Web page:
The Muppets are finally back on television, but One Million Moms doesn't find them to be family-friendly anymore.
The Muppets are many things to many people, but "perverted" probably isn't one of them - despite the distinct lack of pants among its cast. Yet that's exactly how One Million Moms views their latest TV series, which premiered last night to generally positive reviews. In a recent statement - published before the first episode aired - One Million Moms criticized The Muppets for its apparent lack of family values. Specifically, they fear Jim Henson's beloved characters are making too many sexually-charged jokes and endorsing pro-choice feminism.
"The mature version of The Muppets will cover a range of topics from sex to drugs," the statement reads. "Miss Piggy came out as a pro-choice feminist during an MSNBC interview. The puppet characters loved by kids in the 1970s and 1980s and beyond are now weighing in on abortion and promiscuity."
What One Million Moms is reacting to are interviews and promotional materials suggesting The Muppets is "sort of" adult. The series follows a mockumentary style similar to shows like The Office, taking a candid look at each Muppet's personal life. That being said, the only explicit sexual joke One Million Moms references is a commercial where Kermit jokes "Finally, a network TV show with full frontal nudity".
Of course, pop culture boycotts are nothing new for One Million Moms. The conservative Christian activist group rallied against Archie for addressing gay marriage, launched a campaign against Black Jesus, and didn't especially care for gay superheroes either. Ironically, One Million Mom's criticisms seem to actually attract a bigger audience to each work - that Archie issue ended up selling out, for example.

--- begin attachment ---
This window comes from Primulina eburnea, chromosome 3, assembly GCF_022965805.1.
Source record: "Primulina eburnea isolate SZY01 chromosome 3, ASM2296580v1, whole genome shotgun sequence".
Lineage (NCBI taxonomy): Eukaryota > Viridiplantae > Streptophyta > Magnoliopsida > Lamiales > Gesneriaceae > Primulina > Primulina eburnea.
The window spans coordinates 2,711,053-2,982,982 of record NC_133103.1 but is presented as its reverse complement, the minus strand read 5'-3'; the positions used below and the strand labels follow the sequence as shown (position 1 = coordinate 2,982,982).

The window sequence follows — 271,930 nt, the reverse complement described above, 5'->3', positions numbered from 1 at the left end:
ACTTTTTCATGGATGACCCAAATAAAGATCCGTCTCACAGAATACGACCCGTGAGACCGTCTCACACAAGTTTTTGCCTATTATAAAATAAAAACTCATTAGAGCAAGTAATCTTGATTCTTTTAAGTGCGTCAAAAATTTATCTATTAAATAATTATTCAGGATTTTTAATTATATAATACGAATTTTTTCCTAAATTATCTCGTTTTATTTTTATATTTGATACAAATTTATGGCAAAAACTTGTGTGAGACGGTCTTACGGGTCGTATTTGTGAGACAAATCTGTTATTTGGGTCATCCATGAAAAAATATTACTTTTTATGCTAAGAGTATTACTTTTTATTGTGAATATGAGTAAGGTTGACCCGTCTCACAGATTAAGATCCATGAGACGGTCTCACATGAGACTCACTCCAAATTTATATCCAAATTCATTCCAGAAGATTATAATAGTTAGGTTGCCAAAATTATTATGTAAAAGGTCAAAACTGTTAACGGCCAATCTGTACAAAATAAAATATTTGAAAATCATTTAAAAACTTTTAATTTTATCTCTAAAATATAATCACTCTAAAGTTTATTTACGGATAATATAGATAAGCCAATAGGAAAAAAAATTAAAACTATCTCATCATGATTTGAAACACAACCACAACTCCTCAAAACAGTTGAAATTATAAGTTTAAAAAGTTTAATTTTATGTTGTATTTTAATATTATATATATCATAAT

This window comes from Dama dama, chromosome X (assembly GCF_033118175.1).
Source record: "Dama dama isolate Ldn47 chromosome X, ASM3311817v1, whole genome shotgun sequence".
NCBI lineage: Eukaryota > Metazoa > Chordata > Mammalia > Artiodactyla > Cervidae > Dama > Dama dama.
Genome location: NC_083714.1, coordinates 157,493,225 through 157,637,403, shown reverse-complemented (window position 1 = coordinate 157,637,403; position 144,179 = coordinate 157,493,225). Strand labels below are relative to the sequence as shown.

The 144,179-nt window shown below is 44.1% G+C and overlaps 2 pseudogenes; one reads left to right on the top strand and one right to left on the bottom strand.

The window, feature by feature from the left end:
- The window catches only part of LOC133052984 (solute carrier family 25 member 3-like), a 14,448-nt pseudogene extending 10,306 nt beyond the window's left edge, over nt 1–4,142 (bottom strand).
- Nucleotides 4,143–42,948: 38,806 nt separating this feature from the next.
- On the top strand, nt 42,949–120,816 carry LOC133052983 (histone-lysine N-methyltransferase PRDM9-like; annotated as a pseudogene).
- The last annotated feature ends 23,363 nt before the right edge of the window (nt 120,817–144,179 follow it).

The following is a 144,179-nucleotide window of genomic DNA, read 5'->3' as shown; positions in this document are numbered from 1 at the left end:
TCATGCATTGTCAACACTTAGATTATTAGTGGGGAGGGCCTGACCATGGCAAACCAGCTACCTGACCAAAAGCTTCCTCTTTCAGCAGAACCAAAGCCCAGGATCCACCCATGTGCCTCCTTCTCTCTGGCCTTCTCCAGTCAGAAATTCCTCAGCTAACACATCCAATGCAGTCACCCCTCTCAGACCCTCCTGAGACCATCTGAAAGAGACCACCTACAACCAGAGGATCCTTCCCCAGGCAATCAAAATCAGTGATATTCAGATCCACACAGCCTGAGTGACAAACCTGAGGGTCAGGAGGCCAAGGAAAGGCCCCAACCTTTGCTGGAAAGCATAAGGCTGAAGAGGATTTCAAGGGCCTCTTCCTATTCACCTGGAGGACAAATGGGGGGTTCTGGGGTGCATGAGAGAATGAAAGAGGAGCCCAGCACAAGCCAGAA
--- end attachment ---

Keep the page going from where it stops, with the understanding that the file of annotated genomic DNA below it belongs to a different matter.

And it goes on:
"Many parents unknowingly will let their children watch an episode only to find out its perverted nature too late, unless they are alerted ahead of time," the statement continues. "Meanwhile, parents will have to explain to confused children that the program they once were allowed to watch is no longer a nice show. This would have been completely unnecessary if ABC had made the program follow its original family-friendly design."
It's probably worth remembering The Muppets always had an adult streak. Jim Henson wanted the original show to appeal to parents as well as children, which he achieved using self-referential comedy and an excessive burlesque style. If The Muppets seem more adult today, it's only because they're parodying adult content - which still seems good-natured and non-explicit so far.
Meanwhile, family-friendly shows like Sesame Street are still in production thanks to HBO, which absolutely supports adult content. What a strange world for a Muppet to live in.
Source: One Million Moms